Wade Gilbert is the coach of coaches. He has dedicated his career to studying coaching and his book Getting Better Every Season is a must read for coaches of all levels. This month on HMMR Media we are looking at communication in coaching, so it is only appropriate that we end with a few insights from Gilbert.
Gilbert has presented at the GAIN conference many times, with one of his presentations now available for HMMR Plus Members to stream. You can also learn from him on GAINcast 7 and GAINcast 121. The insights below came from rewatching his 2017 presentation Good coaching – bad coaching.
Communicate through a common language of core values
What type of communication you need is different at different points of the year. For example, communication priorities for the preseason are very different than the end of season. At the start of the year you might work together to define goals, then at the end of the year use communication to highlight the behaviors that best help contribute to teaching those goals. During his presentation Gilbert broke down key things to look for throughout the year. My biggest takeaway was on how he approaches the preseason.
If you start the year right, it makes the rest of the year quite easy. Gilbert discussed the importance of vision, core values, and creating behavior standards. Essentially all of these tasks are creating a shared language between coaches and athletes. If the team is not on the same page, communication can be nearly impossible. If everyone is on the same page, then communication is barely even necessary. He shared one example along these lines with regards to team discipline:
“Accountability doesn’t require an iron fist, just a mutual understanding of what’s being asked and what’s at stake.”
This is easier said than done. Coaches need to invest a lot of time in this preseason work, and then be sure the environment constantly reminds athletes of the core values throughout the year. Slogans or quotes on the gym wall have become a cliche since all too often there is no meaning behind them. But such slogans can be an effective cue for athletes if they are a substantive reminder of core values that they really live. “Adapt and overcome” was the key core value for the Melbourne Storm this season that helped guide them to a championship as their performance team described on our podcast last week. Just a few words can keep make a big impact.
Less is more
One interesting point that Gilbert brought up in the presentation is that good coaches actually talk less. The difference is not small either: research has shown good coaches give 50% less comments to athletes. These coaches listen first and intervene second.
This reminds me of the article that Vern Gambetta wrote about John Wooden several years ago. During his last season coaching he let two psychologist study his methods and coaching style. They tracked every word he said and found that his feedback was short, punctuated, and seldom longer that twenty seconds.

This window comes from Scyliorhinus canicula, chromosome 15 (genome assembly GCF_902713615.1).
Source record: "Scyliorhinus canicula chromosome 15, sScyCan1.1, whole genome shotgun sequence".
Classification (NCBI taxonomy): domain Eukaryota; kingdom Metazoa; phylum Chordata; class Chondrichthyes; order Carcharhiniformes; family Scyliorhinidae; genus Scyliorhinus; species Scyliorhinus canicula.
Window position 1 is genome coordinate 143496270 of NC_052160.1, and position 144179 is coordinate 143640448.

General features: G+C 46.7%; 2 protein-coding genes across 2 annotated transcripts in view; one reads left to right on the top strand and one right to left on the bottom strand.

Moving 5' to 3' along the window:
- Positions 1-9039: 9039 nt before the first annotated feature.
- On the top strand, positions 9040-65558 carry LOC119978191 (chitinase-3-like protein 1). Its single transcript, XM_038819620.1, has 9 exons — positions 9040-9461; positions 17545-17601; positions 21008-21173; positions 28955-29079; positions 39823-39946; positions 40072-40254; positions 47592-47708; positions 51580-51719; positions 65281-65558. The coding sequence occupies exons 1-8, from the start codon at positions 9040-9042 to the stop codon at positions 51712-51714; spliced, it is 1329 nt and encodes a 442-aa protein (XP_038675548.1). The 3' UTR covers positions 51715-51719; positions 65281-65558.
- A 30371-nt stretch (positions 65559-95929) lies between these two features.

Through my work with HMMR Media I’ve had the chance to talk with many good coaches. Just a few weeks ago we spoke with England Rugby head coach Eddie Jones on GAINcast 204. When I visited England’s training camp in 2018 I noted how he was surprisingly silent during training sessions. Even outside of training he follows minimalist communication philosophy. Meetings, for example, have to be short and to the point. As Jones puts it:
“It’s not like that Al Pacino movie Any Given Sunday. People would love it to be like that but it’s not. We never have a meeting that lasts longer than 15 minutes and we never have a meeting that has more than three points. So when they walk out of those meetings they understand those three points and there’s been interaction between the players themselves and the coaches as well.”
Over and over again you see this trend of less is more.
Learn to praise better
Praise can be a valuable tool, but we often render it meaningless by using it too much. If you praise every action by an athletes, it devalues the feedback process and then praise no longer serves its proper function. The motor learning research outlined in our recent video lesson with Professor Kevin Becker underscores this point.
Most athletes want genuine feedback, not never ending praise. They know all of their actions aren’t perfect, and they appreciate honesty. In both his presentation and this article he shares some best practices when it comes to praise:
- False praise can do more harm than good. It is the worst thing a parent or coach can give.
- If you want to praise kids, it should be genuine and earned. If the praise isn’t earned, don’t say anything.
- Praise should reinforce the positive things that they’re doing and that they can control, not things that are dependent on how other athletes perform.
- It’s okay to point out another player on the team, or on the opposing team, who had a great game. That helps teach your child how to handle losses and wins more gracefully, as well as highlighting positive behaviors and actions.
Coaching is teaching
Listen to Gilbert and one word that keeps coming up over and over is teaching. Great coaches are great teachers. If we think about communication in this way, it helps us optimize what we say. Every statement we make has the potential to teach. This can be good or bad: false praise might teach the wrong thing. Therefore when you’re thinking about what to say, quickly ask yourself what you are trying to teach with each statement. It is not practical to do this all the time, but the exercise can help you focus on the real message you are trying to convey.